Rhododendron canadense (L.) Torr.

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Article from Bean's Trees and Shrubs Hardy in the British Isles

Recommended citation
'Rhododendron canadense' from the website Trees and Shrubs Online (treesandshrubsonline.org/articles/rhododendron/rhododendron-canadense/). Accessed 2020-01-28.

Genus

Common Names

  • Rhodora

Synonyms

  • Rhodora canadensis L.
  • R. rhodora Gmel.

Other species in genus

Glossary

calyx
(pl. calyces) Outer whorl of the perianth. Composed of several sepals.
corolla
The inner whorl of the perianth. Composed of free or united petals often showy.
glabrous
Lacking hairs smooth. glabrescent Becoming hairless.
glandular
Bearing glands.

References

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Credits

Article from Bean's Trees and Shrubs Hardy in the British Isles

Recommended citation
'Rhododendron canadense' from the website Trees and Shrubs Online (treesandshrubsonline.org/articles/rhododendron/rhododendron-canadense/). Accessed 2020-01-28.

Deciduous rhizomatous shrub, to 1 m; young twigs sparsely covered with eglandular and gland-tipped hairs. Leaves 1-8.3 x 0.4-3 cm, elliptic or oblong to obovate, often bluish, lower surface covered with eglandular and gland-tipped hairs. Flower bud scales usually covered with unicellular hairs. Pedicels usually sparsely covered with gland-tipped hairs. Flowers not fragrant, usually appearing before, occasionally with, the leaves, 3-9, in a terminal umbellate raceme; calyx 0.5-1.5 mm; corolla rose-purple to pink, rarely white, with or without red flecks on upper three lobes, rotate-campanulate, two-lipped, tube lacking, 12-22 mm, capsule covered with unicellular and multicellular eglandular and gland-tipped hairs. Flowering April. Royal Horticultural Society (1997)

Distribution  Canada E United States NE

Habitat s.l.-1,900 m

RHS Hardiness Rating H6

Conservation status Least concern (LC)

Taxonomic note A distinctive species without close relatives. Royal Horticultural Society (1997)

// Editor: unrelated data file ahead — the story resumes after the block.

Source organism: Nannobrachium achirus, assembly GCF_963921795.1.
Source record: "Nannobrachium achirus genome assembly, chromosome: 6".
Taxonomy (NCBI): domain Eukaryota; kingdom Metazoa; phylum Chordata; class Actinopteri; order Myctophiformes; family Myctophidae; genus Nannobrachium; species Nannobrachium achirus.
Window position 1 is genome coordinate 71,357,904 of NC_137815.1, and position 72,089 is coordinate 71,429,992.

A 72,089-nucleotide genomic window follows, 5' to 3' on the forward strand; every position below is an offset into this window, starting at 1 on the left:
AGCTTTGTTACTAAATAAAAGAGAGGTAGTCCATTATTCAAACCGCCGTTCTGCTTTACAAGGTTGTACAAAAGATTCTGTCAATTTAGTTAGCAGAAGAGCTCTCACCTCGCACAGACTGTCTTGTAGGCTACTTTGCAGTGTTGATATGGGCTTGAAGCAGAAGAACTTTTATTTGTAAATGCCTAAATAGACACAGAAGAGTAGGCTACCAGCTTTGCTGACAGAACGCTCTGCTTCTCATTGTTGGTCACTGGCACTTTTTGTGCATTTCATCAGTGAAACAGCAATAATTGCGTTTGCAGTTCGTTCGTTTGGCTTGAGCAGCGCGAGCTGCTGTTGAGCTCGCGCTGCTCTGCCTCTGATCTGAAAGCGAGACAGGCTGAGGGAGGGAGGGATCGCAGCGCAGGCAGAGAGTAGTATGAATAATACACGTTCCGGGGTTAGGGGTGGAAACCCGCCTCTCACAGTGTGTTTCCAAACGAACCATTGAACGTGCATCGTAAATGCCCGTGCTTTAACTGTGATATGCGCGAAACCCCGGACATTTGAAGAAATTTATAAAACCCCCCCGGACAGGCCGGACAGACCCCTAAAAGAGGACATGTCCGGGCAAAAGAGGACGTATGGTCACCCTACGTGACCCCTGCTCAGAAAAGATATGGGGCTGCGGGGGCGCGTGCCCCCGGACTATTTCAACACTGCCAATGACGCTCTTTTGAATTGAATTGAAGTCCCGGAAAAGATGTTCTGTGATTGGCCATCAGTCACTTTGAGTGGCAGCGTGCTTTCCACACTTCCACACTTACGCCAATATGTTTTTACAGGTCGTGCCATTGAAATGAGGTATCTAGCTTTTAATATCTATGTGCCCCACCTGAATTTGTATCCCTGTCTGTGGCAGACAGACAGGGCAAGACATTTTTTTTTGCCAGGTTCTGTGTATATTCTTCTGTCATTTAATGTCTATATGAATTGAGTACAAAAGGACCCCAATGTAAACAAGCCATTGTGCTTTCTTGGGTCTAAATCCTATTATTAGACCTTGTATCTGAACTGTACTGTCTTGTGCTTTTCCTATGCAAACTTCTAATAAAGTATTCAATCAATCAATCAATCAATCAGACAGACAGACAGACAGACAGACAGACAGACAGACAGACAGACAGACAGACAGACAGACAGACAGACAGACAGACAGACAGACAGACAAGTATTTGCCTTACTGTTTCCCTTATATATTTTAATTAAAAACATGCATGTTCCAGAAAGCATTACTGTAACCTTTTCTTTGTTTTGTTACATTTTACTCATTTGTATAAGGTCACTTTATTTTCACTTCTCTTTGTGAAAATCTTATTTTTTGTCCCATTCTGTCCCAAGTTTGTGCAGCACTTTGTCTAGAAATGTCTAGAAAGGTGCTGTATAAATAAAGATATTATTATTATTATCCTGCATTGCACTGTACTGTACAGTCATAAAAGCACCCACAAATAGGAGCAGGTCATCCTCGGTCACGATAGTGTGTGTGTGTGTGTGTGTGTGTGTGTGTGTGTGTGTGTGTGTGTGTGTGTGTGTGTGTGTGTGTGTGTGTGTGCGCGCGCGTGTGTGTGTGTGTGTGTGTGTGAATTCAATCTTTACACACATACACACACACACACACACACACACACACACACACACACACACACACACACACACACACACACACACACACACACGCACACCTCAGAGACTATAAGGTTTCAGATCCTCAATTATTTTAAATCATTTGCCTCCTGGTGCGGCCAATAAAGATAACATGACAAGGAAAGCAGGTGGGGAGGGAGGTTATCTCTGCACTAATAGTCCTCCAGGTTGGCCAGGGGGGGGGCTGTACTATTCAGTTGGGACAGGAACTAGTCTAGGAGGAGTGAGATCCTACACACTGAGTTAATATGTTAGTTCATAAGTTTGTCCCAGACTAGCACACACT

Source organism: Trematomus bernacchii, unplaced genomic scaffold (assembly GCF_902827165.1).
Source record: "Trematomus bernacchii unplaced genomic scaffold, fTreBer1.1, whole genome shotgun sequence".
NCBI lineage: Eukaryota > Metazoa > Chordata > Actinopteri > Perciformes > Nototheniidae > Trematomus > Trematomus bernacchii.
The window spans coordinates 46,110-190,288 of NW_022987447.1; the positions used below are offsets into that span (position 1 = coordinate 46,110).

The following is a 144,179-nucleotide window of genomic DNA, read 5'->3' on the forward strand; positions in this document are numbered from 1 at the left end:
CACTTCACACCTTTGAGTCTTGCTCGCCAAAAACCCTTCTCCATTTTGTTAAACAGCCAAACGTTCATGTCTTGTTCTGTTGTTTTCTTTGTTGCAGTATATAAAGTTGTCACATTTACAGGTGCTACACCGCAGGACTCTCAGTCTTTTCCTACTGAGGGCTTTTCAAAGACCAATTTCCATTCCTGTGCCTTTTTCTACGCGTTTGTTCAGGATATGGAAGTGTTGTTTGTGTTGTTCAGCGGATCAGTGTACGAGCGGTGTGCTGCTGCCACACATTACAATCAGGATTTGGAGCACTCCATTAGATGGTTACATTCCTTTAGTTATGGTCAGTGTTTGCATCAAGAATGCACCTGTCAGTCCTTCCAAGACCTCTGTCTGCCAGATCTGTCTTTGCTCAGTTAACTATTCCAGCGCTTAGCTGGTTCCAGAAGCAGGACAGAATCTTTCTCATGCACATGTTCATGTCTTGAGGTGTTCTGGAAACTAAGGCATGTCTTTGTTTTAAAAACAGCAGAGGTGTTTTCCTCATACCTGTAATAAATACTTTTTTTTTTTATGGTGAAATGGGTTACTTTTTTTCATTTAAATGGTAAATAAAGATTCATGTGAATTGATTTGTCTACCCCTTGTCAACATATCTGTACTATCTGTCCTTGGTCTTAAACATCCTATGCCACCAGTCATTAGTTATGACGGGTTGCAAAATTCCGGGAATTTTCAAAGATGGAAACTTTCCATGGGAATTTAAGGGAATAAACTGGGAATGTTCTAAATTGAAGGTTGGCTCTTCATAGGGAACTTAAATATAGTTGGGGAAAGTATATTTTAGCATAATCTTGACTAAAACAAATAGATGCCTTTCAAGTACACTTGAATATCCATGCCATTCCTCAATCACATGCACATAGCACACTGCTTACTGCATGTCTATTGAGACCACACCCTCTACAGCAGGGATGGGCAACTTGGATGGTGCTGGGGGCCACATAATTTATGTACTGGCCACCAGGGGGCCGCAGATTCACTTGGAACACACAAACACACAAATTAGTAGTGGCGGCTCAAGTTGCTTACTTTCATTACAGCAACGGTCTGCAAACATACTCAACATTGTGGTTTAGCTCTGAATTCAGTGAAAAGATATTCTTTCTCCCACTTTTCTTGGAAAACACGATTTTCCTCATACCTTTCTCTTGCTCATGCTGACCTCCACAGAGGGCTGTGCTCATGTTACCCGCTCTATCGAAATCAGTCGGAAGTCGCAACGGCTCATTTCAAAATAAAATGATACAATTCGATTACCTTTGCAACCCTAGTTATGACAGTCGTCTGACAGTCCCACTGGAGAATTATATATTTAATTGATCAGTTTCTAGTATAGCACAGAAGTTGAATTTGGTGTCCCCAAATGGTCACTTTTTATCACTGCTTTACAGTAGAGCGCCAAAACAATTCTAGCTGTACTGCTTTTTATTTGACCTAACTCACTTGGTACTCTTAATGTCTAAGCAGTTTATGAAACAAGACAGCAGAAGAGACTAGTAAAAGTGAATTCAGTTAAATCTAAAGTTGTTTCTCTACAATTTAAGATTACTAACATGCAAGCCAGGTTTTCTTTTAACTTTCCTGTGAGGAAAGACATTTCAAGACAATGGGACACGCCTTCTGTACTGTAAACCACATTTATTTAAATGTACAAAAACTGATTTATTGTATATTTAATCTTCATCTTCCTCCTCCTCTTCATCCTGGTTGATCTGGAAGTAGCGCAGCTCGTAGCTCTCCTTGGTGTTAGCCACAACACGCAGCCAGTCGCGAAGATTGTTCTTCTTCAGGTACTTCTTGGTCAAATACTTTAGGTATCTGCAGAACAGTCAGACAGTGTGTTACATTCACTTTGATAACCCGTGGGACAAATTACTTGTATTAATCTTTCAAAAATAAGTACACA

A deciduous shrub rarely more than 3 to 4 ft high; branches erect-growing; branchlets glabrous except when quite young. Leaves narrowly oval, tapering about equally to either end; mostly 2 to 212 in. long, 12 to 34 in. wide, with scattered bristles on the upper surface and margins, lower surface downy, becoming, in some plants at least, nearly or quite glabrous before falling. Flowers bright rosy purple, 1 to 112 in. wide, produced in April in a cluster of about six at the end of naked twigs. The corolla has its three upper lobes united almost to the end, and erect; the two lower ones narrow-oblong, divided to the base, and spreading. Calyx green, the lobes shallow, rounded, glandular at the margins; flower-stalks 14 in. long, glandular: stamens ten, downy quite at the base; anthers purple. Bot. Mag., t. 474. (s. Azalea ss. Canadense)

Native of eastern N. America; introduced in 1767. This is one of the brightest and most pleasing of early-flowering shrubs, and one of the hardiest. Once considered distinct enough to constitute a separate genus (Rhodora), it was later united with Rhododendron. But from all the deciduous species, the curious two-lipped corolla consisting of one broad, erect segment and two spreading narrow ones, and (from most) the ten stamens distinguish it. The twigs of the year are remarkable also in thickening gradually towards the end. Increased by seed. Often growing in swamps in the wild, it loves a moist position under cultivation.


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